Whitman Begins EPA Tenure By Dropping Discrimination Suit

Christine Todd Whitman opened her tenure as EPA administrator by\r\nmoving to drop the agency's legal battle over a discrimination lawsuit.

Christine Todd Whitman opened her tenure as EPA administrator by moving to drop the agency''s legal battle against a black female employee who won a $300,00 judgment in a discrimination lawsuit.

A federal jury last August ordered EPA to pay damages to Marsha Coleman-Adebayo, who said she suffered years of racial and sexual harassment.

Coleman-Adebayo is a senior adviser to EPA''s Office of Pollution Prevention and Toxic Substances.

She claimed in her lawsuit that she was denied promotion on two occasions while white men in similar positions were not.

She said she was the target of racial slurs and suffered retaliation after she complained to the Equal Employment Opportunity Commission.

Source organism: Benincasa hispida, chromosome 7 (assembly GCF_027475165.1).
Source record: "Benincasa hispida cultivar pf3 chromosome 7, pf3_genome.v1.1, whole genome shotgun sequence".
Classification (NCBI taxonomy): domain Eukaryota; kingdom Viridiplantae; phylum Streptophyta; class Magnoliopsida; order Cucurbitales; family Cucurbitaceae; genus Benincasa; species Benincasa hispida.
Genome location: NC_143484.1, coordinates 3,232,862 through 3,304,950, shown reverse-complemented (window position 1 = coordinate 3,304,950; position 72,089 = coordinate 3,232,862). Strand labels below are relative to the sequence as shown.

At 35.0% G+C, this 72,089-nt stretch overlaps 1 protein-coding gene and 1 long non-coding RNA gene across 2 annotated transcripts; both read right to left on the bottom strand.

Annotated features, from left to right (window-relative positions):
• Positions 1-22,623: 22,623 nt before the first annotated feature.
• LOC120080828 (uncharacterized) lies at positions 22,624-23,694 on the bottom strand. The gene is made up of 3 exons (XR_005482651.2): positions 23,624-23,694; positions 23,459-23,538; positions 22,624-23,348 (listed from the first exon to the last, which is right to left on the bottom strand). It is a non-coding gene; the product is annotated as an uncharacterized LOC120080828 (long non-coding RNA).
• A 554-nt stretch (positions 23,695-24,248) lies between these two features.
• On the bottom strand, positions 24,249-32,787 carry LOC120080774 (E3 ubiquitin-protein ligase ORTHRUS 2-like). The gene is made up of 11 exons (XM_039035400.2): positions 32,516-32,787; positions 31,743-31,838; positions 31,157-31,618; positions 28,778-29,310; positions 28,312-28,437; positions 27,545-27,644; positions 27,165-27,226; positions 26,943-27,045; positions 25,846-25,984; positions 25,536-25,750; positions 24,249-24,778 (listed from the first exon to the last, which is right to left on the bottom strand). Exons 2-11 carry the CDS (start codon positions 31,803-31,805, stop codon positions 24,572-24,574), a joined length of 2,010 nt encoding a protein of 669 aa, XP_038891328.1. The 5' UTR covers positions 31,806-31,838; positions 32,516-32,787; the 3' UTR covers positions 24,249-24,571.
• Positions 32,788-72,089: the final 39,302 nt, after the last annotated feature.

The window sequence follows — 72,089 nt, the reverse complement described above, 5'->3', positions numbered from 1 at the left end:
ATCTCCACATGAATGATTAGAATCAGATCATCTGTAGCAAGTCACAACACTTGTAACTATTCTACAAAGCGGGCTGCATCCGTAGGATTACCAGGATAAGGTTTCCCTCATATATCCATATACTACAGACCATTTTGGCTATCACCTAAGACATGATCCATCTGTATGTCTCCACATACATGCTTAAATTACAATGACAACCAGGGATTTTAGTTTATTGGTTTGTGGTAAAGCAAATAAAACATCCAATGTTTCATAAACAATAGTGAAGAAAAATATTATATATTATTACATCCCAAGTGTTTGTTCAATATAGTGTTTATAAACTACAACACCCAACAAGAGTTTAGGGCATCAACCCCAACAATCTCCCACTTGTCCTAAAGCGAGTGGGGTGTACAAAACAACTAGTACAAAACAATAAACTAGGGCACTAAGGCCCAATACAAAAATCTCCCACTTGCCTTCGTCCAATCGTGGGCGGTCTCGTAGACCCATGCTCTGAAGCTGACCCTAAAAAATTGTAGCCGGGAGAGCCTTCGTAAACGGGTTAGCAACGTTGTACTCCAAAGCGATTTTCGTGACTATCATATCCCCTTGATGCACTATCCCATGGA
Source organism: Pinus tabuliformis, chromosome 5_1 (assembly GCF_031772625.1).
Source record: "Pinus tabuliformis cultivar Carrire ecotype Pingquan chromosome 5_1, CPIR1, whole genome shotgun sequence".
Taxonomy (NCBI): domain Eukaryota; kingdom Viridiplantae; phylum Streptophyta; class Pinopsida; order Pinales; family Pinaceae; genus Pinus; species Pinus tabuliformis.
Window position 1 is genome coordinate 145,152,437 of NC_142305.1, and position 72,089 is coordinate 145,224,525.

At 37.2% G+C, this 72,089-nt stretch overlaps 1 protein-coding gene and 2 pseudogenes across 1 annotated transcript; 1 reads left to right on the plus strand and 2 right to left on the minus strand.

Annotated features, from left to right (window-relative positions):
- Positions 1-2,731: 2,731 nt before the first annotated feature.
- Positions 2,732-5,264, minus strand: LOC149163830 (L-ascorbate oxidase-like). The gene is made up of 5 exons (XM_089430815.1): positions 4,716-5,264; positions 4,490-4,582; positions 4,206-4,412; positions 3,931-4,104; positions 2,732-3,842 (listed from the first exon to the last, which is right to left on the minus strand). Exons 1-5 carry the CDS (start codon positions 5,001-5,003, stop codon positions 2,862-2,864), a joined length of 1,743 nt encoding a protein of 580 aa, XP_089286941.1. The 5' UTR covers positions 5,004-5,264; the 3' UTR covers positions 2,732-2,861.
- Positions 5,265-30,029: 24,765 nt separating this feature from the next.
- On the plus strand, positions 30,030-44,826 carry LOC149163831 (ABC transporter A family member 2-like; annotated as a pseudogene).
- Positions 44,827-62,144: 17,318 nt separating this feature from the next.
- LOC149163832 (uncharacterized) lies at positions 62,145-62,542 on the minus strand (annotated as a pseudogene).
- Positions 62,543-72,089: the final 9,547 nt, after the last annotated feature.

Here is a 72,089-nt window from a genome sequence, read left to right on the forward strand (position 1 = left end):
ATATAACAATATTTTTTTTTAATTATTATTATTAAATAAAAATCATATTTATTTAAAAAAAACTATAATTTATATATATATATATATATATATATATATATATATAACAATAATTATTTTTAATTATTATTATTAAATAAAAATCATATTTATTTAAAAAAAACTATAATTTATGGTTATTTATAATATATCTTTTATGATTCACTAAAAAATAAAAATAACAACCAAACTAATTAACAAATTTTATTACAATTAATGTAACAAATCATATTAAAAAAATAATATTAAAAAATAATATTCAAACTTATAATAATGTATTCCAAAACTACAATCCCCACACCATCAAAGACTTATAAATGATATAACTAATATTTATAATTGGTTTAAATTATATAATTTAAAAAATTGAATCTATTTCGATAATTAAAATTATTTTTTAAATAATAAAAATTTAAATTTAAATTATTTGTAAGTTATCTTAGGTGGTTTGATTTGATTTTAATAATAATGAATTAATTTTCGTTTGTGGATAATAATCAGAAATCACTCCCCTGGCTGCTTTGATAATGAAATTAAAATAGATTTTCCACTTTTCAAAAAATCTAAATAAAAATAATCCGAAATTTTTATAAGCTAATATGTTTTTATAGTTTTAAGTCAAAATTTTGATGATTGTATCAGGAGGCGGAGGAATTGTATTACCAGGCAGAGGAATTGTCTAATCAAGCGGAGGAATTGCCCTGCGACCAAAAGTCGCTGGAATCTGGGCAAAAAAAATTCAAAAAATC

The jury awarded her $600,000 in compensatory damages. A U.S. district judge subsequently cut the award in half.

After the ruling in August, EPA released a statement saying, "The agency defended itself vigorously against these charges. We will be reviewing further options available to us along with the U.S. Attorney''s Office."

On Jan. 22, the Justice Department asked the judge to overturn the jury''s findings, order a new trial or further reduce the award to $50,000.

Whitman was sworn in as EPA administrator on Jan. 31. The next day she wrote a letter urging the Justice Department to withdrawal its motion to overturn the verdict.

"I believe that swift, final resolution of this issue best serves EPA employees, as well as the plaintiff," Whitman wrote.

by Virginia Sutcliffe

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